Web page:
Every EU government should prioritise healthcare because only healthy citizens can be a driving force of economic growth, Gabriele Grom, vice president of pharmaceutical company MSD for Central and Eastern Europe (CEE), told EURACTIV Croatia.
“Investments in healthcare should start being perceived as a necessity,” she emphasised in an interview.
But Grom said reforms could not be implemented universally considering that EU member states have their own specific needs. However, she said that more adaptive access frameworks are needed, as well as the willingness to find solutions with the industry.
“All governments should start working towards tailor-made and long-term frameworks,” she said.
Grom cited Belgium as a practical example. “When assessing the health and budget impact, innovative treatments in cancer may add in Belgium over 6,000 life years over the next five years. Thanks to innovative agreements which provide earlier access, the life years are likely to increase to 11,000,” she said.
Grom lives and works in Austria, a crossroad between Western and Central Eastern Europe (CEE).
“I know how my family and friends are treated in Austria, and I am fully aware of existing inequalities in neighbouring countries,” she said, adding that life expectancy in Central and Eastern Europe is up to five years lower than in the countries of Western Europe.
“Unfortunately, according to the most recent data, four out of 10 Bulgarian cancer patients are alive after their cancer diagnosis. That number is 20% lower than in Sweden, where patients have much earlier access to innovation for treatment,” she added.
Grom said free access to healthcare does not guarantee the state of the art quality and innovation.
“Patients in CEE wait much longer for access to innovative treatments. In Poland, for example, patient access takes seven times longer than in their neighbour country Germany.”
Long waiting lists are certainly one of the biggest challenges CEE countries have been facing for decades.
Due to complex and overregulated red tape, lack of trained personnel and necessary equipment, those patients have to ‘wait in line’ for any service, diagnosis or treatments, which could significantly damage their prospect for a successful recovery.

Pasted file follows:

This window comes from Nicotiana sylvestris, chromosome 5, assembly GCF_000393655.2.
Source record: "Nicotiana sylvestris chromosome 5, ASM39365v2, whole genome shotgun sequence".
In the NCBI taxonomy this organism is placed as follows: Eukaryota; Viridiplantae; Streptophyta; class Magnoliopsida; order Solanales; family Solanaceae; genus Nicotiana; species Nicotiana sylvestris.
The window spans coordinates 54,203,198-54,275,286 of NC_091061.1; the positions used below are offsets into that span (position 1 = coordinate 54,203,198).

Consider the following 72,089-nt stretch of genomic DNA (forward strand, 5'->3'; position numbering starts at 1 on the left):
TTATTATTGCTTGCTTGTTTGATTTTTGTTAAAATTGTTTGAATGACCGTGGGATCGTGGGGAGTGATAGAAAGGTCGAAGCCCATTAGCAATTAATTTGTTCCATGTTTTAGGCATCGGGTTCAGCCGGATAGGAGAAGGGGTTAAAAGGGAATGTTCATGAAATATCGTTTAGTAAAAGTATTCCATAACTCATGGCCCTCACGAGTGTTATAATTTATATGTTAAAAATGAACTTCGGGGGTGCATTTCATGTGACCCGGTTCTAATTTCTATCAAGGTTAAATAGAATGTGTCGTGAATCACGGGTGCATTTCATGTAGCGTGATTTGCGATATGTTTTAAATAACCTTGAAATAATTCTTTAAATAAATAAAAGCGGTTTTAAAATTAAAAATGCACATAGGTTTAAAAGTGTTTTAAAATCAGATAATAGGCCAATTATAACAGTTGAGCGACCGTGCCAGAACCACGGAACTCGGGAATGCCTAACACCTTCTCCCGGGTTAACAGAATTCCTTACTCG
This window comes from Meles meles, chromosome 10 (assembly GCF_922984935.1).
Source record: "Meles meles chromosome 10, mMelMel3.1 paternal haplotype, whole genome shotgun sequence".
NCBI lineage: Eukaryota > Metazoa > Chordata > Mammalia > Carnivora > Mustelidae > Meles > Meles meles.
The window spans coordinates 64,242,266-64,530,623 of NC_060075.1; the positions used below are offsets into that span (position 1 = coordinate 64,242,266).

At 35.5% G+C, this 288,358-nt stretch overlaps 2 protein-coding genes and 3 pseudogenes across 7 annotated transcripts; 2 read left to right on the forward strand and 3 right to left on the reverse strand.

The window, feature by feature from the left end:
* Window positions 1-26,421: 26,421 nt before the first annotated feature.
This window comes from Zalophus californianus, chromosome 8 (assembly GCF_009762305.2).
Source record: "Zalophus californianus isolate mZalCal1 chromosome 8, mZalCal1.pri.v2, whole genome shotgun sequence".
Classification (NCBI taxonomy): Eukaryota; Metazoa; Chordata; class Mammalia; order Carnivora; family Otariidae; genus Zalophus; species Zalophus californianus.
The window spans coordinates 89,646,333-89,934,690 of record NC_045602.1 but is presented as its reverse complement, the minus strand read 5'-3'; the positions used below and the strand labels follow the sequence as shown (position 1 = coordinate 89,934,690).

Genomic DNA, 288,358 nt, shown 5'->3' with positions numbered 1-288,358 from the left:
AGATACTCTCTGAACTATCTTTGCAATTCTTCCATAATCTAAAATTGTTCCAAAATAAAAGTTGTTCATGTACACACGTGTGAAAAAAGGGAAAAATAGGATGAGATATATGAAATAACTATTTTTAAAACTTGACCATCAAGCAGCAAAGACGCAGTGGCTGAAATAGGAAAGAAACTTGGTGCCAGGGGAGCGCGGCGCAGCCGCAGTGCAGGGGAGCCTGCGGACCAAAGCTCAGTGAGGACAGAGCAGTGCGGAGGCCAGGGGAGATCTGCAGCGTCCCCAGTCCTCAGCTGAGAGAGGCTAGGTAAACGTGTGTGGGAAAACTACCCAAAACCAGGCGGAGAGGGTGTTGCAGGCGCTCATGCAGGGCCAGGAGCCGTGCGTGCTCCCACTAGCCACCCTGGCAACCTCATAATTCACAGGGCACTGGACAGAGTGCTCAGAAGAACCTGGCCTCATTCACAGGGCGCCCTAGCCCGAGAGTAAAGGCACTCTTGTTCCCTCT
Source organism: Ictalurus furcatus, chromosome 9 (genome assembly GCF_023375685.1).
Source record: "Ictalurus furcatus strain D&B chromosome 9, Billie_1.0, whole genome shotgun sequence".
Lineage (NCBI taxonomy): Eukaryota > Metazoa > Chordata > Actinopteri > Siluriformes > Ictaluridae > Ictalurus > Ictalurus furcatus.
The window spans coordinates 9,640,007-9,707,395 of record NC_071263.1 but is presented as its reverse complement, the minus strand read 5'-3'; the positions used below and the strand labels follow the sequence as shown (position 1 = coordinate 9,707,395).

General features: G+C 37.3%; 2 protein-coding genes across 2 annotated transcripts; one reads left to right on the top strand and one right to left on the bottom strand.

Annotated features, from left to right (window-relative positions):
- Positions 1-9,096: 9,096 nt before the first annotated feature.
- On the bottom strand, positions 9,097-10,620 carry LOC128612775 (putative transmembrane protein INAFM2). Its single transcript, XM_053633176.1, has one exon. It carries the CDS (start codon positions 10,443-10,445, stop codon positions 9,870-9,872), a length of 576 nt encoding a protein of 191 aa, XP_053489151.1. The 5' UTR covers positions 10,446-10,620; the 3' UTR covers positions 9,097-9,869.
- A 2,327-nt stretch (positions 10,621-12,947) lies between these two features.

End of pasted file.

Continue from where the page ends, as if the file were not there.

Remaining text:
“While patients in Austria can get treatment almost the very same day, as the treatment is approved by EMA, in Slovakia, for example, they have to wait up to three years,” said Grom.
Croatia’s presidency priorities
Croatia, the newest EU member state, which joined in 2013, will take over the EU Council Presidency for the very first time in January 2020.
According to the government, Zagreb plans to focus on organ transplantation policies, ageing challenges, and patients’ security.
However, a special focus will be put on oncology, considering the increasing number of cancer patients annually.
“We will gather all of the prominent healthcare professionals, EU representatives and international organisations in order to ensure the visibility and awareness of cancer,” Croatian Ministry of Health recently said in a statement.
Grom said it was great that Croatia has prioritised oncology.
“We should all work together to create an environment in which patients have timely and equal access to prevention, diagnosis, and treatment in the EU,” she concluded.
The creation of an EU-wide cancer plan has been among the priorities of German Manfred Weber, the European People’s Party (EPP) lead candidate for the new Commission president. A similar view was expressed by Belgian MEP Lieve Wierinck in October 2018.
“Controlling cancer in Europe will require the investment of substantial resources and the effective coordination of national policies,” Wierinck told EURACTIV.
[Edited by Sarantis Michalopoulos]